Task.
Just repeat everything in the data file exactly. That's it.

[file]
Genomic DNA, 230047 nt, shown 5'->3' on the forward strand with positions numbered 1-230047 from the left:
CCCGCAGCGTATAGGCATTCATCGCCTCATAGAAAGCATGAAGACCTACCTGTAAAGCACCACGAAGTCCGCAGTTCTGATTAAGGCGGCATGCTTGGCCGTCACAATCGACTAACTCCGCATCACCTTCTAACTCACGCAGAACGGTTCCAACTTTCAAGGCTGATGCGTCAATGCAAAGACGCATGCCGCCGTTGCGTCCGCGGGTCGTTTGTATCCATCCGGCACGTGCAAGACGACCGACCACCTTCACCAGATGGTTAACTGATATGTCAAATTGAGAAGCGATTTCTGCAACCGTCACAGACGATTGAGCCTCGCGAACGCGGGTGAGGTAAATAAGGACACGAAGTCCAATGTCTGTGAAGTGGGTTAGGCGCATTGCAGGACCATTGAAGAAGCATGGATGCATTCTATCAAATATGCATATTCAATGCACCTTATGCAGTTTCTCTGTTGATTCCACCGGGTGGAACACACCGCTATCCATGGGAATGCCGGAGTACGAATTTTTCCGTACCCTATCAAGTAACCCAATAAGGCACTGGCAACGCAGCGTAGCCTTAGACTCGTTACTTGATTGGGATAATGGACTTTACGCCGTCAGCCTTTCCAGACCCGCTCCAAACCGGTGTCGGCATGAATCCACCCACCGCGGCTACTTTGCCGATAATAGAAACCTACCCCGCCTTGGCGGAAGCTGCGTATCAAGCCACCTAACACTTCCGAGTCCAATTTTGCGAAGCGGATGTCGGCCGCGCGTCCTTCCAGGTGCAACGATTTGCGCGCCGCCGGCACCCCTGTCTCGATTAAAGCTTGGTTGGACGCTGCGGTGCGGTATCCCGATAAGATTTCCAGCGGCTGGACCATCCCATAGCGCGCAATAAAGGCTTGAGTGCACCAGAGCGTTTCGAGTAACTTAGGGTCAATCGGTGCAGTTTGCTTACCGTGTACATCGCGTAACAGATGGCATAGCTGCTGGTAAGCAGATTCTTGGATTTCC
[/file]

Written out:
Genomic DNA, 230047 nt, shown 5'->3' on the forward strand with positions numbered 1-230047 from the left:
CCCGCAGCGTATAGGCATTCATCGCCTCATAGAAAGCATGAAGACCTACCTGTAAAGCACCACGAAGTCCGCAGTTCTGATTAAGGCGGCATGCTTGGCCGTCACAATCGACTAACTCCGCATCACCTTCTAACTCACGCAGAACGGTTCCAACTTTCAAGGCTGATGCGTCAATGCAAAGACGCATGCCGCCGTTGCGTCCGCGGGTCGTTTGTATCCATCCGGCACGTGCAAGACGACCGACCACCTTCACCAGATGGTTAACTGATATGTCAAATTGAGAAGCGATTTCTGCAACCGTCACAGACGATTGAGCCTCGCGAACGCGGGTGAGGTAAATAAGGACACGAAGTCCAATGTCTGTGAAGTGGGTTAGGCGCATTGCAGGACCATTGAAGAAGCATGGATGCATTCTATCAAATATGCATATTCAATGCACCTTATGCAGTTTCTCTGTTGATTCCACCGGGTGGAACACACCGCTATCCATGGGAATGCCGGAGTACGAATTTTTCCGTACCCTATCAAGTAACCCAATAAGGCACTGGCAACGCAGCGTAGCCTTAGACTCGTTACTTGATTGGGATAATGGACTTTACGCCGTCAGCCTTTCCAGACCCGCTCCAAACCGGTGTCGGCATGAATCCACCCACCGCGGCTACTTTGCCGATAATAGAAACCTACCCCGCCTTGGCGGAAGCTGCGTATCAAGCCACCTAACACTTCCGAGTCCAATTTTGCGAAGCGGATGTCGGCCGCGCGTCCTTCCAGGTGCAACGATTTGCGCGCCGCCGGCACCCCTGTCTCGATTAAAGCTTGGTTGGACGCTGCGGTGCGGTATCCCGATAAGATTTCCAGCGGCTGGACCATCCCATAGCGCGCAATAAAGGCTTGAGTGCACCAGAGCGTTTCGAGTAACTTAGGGTCAATCGGTGCAGTTTGCTTACCGTGTACATCGCGTAACAGATGGCATAGCTGCTGGTAAGCAGATTCTTGGATTTCC